Clinical Evidence Proves that Enhanced Nutrition and Diet Improve Autism Symptoms

A recent clinical study showed that improving nutrient intake and the overall diet targets symptoms of autism spectrum disorder (ASD) such as anxiety, mood fluctuations, hyperactivity, aggression, and lack of focus, among others. The lead researcher, James Adams, PhD evaluated the effects of the following dietary intervention on ASD symptoms:

Day 0: Multivitamin/mineral supplementation

Day 30: Essential fatty acid (fish oil) supplementation

Day 60: Epsom salt baths

Day 90: Carnitine supplementation

Day 180: Digestive enzyme supplementation

Day 210: Healthy, gluten free, casein free, soy free diet


This particular type of intervention was chosen for several reasons. First, individuals with ASD tend to experience nutritional deficiencies that worsen ASD symptoms and overall health. Second, essential fatty acids (fish oil) support the health of cells throughout the body (e.g., brain, gastrointestinal tract), thereby targeting mental impairments and gastrointestinal problems that...

Continue Reading...

Nutrition Deficiencies and Autism

Nutrition Deficiencies and Autism

Children with autism are prone to having selective eating patterns, a limited food repertoire, sensory issues that are linked to restricted food intake, and neophobia, which refers to the fear of trying anything new including unknown or unfamiliar foods [1-3]. In some cases, dietary restrictions (e.g. casein- or gluten-free diets) that caretakers/parents use as a therapeutic approach to targeting behavioral and/or gastrointestinal issues may also contribute to the nutritional vulnerability of children with autism [4].

Accordingly, vitamin B-12, D, E, folate, biotin, and pantothenic acid deficiencies have been observed in individuals with autism as well as elevated vitamin B6 levels in some children with this condition [1]. Children with autism also tend to have lower levels of calcium, magnesium, selenium, chromium, iodine, and lithium as well as amino acid and fatty acid imbalances [1]. Over the years, research has demonstrated that these types of...

Continue Reading...

Picky Eating vs Problem Feeding


If your child only eats certain foods and often refuses to try new types of food, you may be wondering if your child is a picky eater or has a feeding problem. Here are a few ways to know the difference. Typically, the majority of children who are picky eaters and do not have a more serious feeding problem demonstrate a normal growth pattern [1]. Normal growth and development as well as the absence of physical symptoms (e.g. trouble swallowing) are factors that healthcare professionals often look for when determining whether a child is a demonstrating picky eating or problem feeding [1].

Common signs of picky eating include [2-4]:

  • Eating a limited amount and type of foods
  • Refusing certain foods, especially fruits and vegetables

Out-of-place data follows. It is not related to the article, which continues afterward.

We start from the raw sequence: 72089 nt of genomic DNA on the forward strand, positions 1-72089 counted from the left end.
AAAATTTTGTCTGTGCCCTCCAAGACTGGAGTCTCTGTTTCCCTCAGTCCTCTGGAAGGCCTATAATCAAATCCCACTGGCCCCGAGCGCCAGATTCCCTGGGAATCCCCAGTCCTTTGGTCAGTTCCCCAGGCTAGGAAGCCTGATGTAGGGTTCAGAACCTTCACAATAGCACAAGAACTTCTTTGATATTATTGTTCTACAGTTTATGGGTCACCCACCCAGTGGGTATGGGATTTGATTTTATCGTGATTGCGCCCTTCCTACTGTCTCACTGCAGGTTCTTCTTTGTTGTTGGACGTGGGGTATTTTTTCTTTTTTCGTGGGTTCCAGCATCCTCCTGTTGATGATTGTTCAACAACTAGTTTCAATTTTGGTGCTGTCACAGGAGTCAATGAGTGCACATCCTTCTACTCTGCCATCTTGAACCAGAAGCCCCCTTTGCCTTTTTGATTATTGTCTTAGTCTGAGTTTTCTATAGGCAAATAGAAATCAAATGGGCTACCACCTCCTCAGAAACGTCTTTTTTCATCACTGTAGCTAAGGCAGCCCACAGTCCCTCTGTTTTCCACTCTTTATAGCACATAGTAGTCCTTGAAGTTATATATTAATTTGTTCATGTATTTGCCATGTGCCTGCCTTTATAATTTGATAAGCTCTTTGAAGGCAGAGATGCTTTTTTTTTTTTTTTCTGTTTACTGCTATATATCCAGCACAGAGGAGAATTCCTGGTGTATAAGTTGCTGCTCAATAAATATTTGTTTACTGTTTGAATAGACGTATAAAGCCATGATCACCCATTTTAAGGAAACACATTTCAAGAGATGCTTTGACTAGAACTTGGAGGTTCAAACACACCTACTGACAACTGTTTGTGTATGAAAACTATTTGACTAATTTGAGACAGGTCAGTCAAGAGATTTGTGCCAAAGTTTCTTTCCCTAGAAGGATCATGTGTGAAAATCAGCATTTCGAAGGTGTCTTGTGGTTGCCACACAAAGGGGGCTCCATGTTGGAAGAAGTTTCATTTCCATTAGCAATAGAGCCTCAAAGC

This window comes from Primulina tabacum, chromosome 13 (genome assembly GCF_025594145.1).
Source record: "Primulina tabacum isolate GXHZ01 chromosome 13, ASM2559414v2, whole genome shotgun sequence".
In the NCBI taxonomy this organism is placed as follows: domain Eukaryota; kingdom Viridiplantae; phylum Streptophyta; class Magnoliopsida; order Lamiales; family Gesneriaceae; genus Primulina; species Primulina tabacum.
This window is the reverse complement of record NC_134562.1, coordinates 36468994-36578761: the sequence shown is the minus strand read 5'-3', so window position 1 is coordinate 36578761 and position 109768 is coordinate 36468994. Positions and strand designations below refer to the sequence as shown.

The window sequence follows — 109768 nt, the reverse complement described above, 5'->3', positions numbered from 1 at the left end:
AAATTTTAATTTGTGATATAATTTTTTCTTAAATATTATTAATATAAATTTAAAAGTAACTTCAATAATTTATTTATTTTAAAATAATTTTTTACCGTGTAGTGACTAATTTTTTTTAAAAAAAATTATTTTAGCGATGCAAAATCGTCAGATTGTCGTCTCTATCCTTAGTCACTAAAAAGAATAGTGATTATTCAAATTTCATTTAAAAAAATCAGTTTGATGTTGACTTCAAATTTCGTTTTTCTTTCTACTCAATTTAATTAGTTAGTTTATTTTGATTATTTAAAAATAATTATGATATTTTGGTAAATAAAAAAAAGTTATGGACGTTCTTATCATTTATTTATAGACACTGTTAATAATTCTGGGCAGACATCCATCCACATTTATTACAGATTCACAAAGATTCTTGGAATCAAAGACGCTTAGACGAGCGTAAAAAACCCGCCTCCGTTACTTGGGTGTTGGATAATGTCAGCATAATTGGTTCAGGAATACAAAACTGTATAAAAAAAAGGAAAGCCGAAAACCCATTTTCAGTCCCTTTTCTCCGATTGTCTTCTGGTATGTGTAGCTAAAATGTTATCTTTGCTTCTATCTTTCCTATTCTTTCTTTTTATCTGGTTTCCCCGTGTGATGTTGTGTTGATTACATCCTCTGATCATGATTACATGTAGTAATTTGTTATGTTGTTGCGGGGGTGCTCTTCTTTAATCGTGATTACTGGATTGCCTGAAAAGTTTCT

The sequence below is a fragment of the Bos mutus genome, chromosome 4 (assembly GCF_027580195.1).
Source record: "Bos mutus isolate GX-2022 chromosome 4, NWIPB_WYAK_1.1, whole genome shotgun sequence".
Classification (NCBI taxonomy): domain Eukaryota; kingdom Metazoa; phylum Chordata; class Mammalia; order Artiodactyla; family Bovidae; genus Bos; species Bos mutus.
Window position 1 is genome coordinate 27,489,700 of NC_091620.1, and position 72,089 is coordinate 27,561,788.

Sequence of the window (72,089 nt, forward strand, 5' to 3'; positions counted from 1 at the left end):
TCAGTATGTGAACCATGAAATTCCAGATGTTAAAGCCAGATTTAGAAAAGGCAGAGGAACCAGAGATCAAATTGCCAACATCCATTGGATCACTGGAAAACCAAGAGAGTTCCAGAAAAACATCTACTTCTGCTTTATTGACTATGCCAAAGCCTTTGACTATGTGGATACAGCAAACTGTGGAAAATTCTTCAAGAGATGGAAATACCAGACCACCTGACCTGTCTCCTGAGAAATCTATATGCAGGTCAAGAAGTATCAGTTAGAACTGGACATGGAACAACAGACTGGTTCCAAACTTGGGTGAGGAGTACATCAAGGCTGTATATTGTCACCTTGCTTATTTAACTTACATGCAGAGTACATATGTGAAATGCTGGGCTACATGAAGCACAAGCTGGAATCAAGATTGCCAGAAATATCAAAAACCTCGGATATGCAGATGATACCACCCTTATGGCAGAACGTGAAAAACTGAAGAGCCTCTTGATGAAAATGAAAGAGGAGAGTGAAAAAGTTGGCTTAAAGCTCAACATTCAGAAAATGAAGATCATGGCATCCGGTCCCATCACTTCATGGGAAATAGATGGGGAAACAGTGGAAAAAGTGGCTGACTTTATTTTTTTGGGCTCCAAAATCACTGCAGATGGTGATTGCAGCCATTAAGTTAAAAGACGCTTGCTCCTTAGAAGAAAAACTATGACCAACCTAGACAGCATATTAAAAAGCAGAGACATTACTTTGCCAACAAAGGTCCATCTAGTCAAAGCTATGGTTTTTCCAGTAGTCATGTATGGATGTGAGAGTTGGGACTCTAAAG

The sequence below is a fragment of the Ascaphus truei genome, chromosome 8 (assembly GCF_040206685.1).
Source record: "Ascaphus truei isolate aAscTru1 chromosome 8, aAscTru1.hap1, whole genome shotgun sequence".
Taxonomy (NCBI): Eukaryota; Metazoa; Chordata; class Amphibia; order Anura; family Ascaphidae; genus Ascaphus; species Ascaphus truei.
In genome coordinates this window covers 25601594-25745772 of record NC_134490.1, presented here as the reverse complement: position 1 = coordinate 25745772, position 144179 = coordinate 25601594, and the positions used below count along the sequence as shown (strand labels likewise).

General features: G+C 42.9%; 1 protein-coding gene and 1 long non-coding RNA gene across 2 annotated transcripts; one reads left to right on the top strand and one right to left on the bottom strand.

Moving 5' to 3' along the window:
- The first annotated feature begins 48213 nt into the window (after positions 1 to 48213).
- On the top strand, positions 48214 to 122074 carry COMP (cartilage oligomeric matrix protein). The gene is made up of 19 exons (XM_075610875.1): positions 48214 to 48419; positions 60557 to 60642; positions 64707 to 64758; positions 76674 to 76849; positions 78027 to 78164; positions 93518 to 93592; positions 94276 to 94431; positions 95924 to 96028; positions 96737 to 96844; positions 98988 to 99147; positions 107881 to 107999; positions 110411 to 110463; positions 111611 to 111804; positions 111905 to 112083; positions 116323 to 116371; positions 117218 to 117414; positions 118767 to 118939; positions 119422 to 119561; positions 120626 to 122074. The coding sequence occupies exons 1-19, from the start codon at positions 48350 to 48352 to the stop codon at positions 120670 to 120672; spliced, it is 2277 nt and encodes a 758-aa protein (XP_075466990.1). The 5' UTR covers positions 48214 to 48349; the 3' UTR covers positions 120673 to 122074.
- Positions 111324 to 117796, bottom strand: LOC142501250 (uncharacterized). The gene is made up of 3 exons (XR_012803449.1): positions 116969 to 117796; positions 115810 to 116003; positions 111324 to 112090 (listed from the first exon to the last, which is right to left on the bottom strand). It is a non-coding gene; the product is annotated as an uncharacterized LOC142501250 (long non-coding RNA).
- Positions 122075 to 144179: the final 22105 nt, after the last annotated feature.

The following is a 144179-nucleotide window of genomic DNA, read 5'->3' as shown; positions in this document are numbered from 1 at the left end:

• An unwillingness to try new foods
  • A strong preference for specific foods
  • Preferring to drink milk or juice instead of eating
  • Snacking instead of eating proper meals
  • Preferring fatty foods and sweets

Feeding problems, on the other hand, may be due to...

Continue Reading...

Is There a Connection Between Nutrition and a Child's Behavior?

Believe it or not, there was a time when people weren’t convinced about the connection between our diet and our health. Health, or lack thereof, was considered to be a result of chance or poor genes.
Now, there is no doubt about the connection between nutrition and our physical health; and this connection is much more crucial during childhood.  Many of the physical development issues children may face are directly connected to each child’s specific nutritional needs in his or her lifetime.  
In short, it is well-established that nutrition is intrinsically connected to a child’s physical and neurological health. However, the connection between a child’s health and his or her behavior is not as well circulated.
With the rising diagnosis of child developmental conditions like ADHD, autism, and autism spectrum disorder, researchers are investing more time and resources to find out what factors, including diet, increase the...
Continue Reading...

Link Between Autism and Mercury Toxicity


 One of the most frustrating things for parents of children with Autism Spectrum Disorder is the lack of knowledge we have about the causes of ASD.

Autism awareness organizations have done an exceptional job raising awareness in the general population about autism, including what it is, what is isn’t, and how it affects children differently. As a result, there has been a greater demand for scientists to carry out significantly more research related to the causes of ASD, and how it impacts children so that they can live their best lives – their strengths emphasized, and their less-strong points understood and supported.

Among the many topics of interest is how elements in our environment can increase the risk of autism or aggravate its symptoms. Over the past decade or so, researchers have found that one element that could potentially influence the risk of autism is prenatal exposure to mercury. How certain is this? Do all researchers agree?

In this article, I...

Continue Reading...